University, Joplin area say goodbye to icon

Mary Helen Harutun receives the Lion Hearted Award in 2006. Harutun passed away Feb. 23.

Special To The Chart

Mary Helen Harutun receives the Lion Hearted Award in 2006. Harutun passed away Feb. 23.

An example to her students, and a leader in Joplin’s musical community Mary Helen Harutun, will be remembered for her talent as a teacher and her love for her students.

Harutun passed away on Feb. 23 at the age of 98. Memorial services will be held in Webster auditorium on March 10.

“She is an icon in the Joplin area,” said Vivian León, director of the Missouri Southern International Piano Competition. “She has always been such a presence in our functions and it always brightened my day to see her there, a very special lady.”

Harutun taught piano in Joplin for many years. While her most famous student may be David Osborne, pianist at the Bellagio Hotel, Las Vegas, she invested in all of them. Students were required to audition before she would take them on, but once they were her students she was dedicated to them.

When Carole Minnix, moved to Joplin she called Missouri Southern to be referred to a piano teacher.

“I said ‘I want the best piano teacher in town’ and they told me call Mary Helen,” Minnix said.

Every Saturday night her family would sit around the Harutun’s piano and listen to student recitals.

“I feel like that she helped us raise them,” Minnix said. “She just had so much influence on them and they learned so much from her, not just about music, but everyday life and what was going on in the world.”

Harutun encouraged her students in all their pursuits. Minnix said there are not many people left like her.

“It wasn’t just my family, she tried to do that for all of her students,” Minnix said. “She just had a way of inspiring them.”

Lois Bellm, met Harutun through the family business, Ernie Williamson Music, and the two became friends. Harutun was specific in her selection of music and unselfish with her friendship.

“Mary Helen was a lady who generously enriched others with her friendship and wonderful talent for living, encouraging others to excellence,” Bellm said. “She was gracious and generous.”

Bellm remembers traveling to the Van Cliburn International Piano Competition with Harutun.

Friends say Harutun loved to travel and to learn and had a distinctive attention to detail.

“There is not a town that she couldn’t tell me where to go eat,” said Jo Ann Vowels.

Many of her students found success through her influence.

“So many times she helped by knowing the right person,” Vowels said.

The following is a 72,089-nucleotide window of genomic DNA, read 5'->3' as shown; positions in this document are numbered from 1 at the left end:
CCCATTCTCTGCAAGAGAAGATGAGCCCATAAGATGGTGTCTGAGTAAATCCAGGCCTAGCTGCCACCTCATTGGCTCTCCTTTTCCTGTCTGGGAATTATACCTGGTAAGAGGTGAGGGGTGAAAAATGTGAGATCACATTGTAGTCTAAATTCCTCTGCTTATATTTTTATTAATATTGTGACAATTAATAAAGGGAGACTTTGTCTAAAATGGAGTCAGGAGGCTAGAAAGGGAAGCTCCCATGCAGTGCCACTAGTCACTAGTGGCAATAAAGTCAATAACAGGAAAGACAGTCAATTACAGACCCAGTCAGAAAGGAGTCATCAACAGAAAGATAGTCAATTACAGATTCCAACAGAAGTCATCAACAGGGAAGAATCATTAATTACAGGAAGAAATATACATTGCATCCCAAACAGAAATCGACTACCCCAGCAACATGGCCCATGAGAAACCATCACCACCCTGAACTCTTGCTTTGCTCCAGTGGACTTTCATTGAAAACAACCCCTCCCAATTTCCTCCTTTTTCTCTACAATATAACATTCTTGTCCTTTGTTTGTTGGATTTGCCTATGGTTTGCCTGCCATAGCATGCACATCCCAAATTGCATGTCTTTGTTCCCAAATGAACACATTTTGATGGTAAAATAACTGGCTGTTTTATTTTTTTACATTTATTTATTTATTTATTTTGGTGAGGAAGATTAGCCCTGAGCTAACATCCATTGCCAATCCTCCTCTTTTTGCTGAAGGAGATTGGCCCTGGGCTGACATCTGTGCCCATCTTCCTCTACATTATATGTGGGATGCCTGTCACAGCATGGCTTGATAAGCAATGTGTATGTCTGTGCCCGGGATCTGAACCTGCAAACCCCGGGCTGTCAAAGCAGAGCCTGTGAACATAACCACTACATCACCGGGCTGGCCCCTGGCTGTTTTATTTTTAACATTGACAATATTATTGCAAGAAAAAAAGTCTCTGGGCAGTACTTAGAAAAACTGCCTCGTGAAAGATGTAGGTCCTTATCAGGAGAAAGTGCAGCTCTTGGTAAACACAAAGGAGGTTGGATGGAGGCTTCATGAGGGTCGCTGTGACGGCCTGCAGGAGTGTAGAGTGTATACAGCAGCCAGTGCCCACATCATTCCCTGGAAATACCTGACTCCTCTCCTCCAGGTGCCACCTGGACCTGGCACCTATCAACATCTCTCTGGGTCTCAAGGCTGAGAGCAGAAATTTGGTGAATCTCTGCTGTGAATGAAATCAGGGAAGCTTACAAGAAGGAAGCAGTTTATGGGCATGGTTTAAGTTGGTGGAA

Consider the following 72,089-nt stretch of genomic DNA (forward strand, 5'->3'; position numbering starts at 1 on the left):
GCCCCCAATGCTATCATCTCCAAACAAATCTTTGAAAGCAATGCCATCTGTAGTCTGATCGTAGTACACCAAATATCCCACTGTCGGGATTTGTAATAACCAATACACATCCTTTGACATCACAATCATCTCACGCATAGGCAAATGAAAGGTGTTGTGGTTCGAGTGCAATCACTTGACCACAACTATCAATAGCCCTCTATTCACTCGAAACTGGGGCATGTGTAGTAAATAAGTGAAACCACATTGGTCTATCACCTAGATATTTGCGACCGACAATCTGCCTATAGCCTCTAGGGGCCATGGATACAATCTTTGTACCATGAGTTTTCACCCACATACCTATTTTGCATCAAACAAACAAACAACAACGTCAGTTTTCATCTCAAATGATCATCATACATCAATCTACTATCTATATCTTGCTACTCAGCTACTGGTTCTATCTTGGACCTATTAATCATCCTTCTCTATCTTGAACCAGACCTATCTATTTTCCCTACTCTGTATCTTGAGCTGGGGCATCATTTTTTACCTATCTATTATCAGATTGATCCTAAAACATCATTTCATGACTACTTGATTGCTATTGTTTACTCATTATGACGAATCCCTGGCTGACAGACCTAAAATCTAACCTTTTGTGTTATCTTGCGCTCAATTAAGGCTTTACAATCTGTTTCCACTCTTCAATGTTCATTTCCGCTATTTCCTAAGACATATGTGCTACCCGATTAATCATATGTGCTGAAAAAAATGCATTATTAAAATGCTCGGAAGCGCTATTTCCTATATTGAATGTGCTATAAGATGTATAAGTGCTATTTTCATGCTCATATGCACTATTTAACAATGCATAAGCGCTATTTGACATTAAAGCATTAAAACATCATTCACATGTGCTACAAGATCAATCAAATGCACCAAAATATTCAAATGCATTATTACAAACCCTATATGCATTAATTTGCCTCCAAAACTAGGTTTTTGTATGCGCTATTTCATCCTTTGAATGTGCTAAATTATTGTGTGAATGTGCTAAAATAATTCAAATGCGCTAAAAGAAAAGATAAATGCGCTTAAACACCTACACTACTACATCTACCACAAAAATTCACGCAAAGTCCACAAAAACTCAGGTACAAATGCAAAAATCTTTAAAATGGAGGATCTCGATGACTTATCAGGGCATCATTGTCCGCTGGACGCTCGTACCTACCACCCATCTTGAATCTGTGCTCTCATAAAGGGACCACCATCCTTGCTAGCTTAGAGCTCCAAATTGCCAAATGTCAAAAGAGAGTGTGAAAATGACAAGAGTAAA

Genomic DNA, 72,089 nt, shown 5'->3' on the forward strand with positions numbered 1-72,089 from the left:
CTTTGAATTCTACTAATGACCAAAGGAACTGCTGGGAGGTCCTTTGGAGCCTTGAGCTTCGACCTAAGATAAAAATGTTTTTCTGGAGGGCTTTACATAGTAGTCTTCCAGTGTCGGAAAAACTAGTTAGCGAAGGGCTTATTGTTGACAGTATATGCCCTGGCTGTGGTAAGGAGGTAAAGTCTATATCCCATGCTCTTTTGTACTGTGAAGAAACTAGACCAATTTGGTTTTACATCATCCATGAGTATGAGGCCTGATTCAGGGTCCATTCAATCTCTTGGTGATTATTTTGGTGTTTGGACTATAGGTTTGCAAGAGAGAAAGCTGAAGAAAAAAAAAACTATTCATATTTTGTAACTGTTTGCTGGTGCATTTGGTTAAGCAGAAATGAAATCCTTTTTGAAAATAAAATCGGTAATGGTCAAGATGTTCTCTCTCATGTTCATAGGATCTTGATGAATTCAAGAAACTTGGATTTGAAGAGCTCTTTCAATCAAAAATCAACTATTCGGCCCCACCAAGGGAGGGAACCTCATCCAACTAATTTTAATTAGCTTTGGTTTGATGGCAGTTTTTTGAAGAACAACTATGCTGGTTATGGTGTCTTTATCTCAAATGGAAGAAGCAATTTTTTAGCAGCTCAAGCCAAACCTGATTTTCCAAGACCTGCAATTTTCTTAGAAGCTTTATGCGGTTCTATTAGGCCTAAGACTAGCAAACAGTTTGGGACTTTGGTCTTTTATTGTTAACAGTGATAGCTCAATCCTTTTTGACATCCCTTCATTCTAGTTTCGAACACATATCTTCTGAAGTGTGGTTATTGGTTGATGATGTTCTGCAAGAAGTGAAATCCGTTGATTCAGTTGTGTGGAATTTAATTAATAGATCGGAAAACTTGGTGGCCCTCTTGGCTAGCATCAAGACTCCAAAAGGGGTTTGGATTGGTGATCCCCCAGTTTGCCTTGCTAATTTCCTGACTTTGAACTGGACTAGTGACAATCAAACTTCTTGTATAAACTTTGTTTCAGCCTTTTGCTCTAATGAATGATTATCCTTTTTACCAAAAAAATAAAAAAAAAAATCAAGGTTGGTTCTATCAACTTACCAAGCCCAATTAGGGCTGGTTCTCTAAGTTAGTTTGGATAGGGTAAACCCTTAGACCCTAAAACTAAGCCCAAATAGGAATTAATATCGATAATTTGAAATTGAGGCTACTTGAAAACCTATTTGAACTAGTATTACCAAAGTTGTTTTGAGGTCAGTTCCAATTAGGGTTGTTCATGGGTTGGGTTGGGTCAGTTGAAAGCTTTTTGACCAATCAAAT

Lee Elliff-Pound, alumni director met, Harutun through her involvement with the Mission Hills Mansion project, but their talks extended far beyond the mundane. One day Harutun called Pound telling her to lead her daughter to the piano and curve her hands.

“She was giving me a piano lesson over the phone,” Pound said. “She would teach through conversations (with her).”

Beside her lifetime of involvement, Harutun also leaves a legacy to Missouri Southern. She was introduced to the Mission Hills Mansion project and adopted its restoration as her own, donated estate funds for the complete restoration of the historic building.

“My goal is to make sure that this is what she would want,” Pound said. “She was so proud of this project.”

The Mansion strongly resembles the home Harutun lived in and taught from for so long. From the stucco construction and tile roof, down to the marble fireplace like the one she and her students had surrounded during their weekly recitals.

“The second time she came to look around the Mansion,” Pound said. “We were standing there with the door open, it was just a beautiful day, she pointed to this maple tree outside that was changing colors. She pulled out this picture of her house and she said ‘see this tree?’ and the tree was the exact same color. It was absolutely incredible and she pointed and she pointed and she just smiled and nodded.”

At the timeHarutun said her support for the Mansion renovation was the ‘right thing’ and running through the “MH” initials of the project: Mission Hills, Miney Harutun, Mary Helen.

The music room will be named for the Harutuns and Pound says once the Mansion restoration is complete they will invite Southern music students to perform at a yearly Christmas sing in her honor, trying to capture some of the spirit Harutun displayed.

“We should all be so lucky,” Pound said. “To live that long and make an impact on so many people.”

Services for Harutun will be held in Webster Auditorium, March 10 at 6:30 p.m. Friends will read their tributes to her, and former student David Osborne will play piano.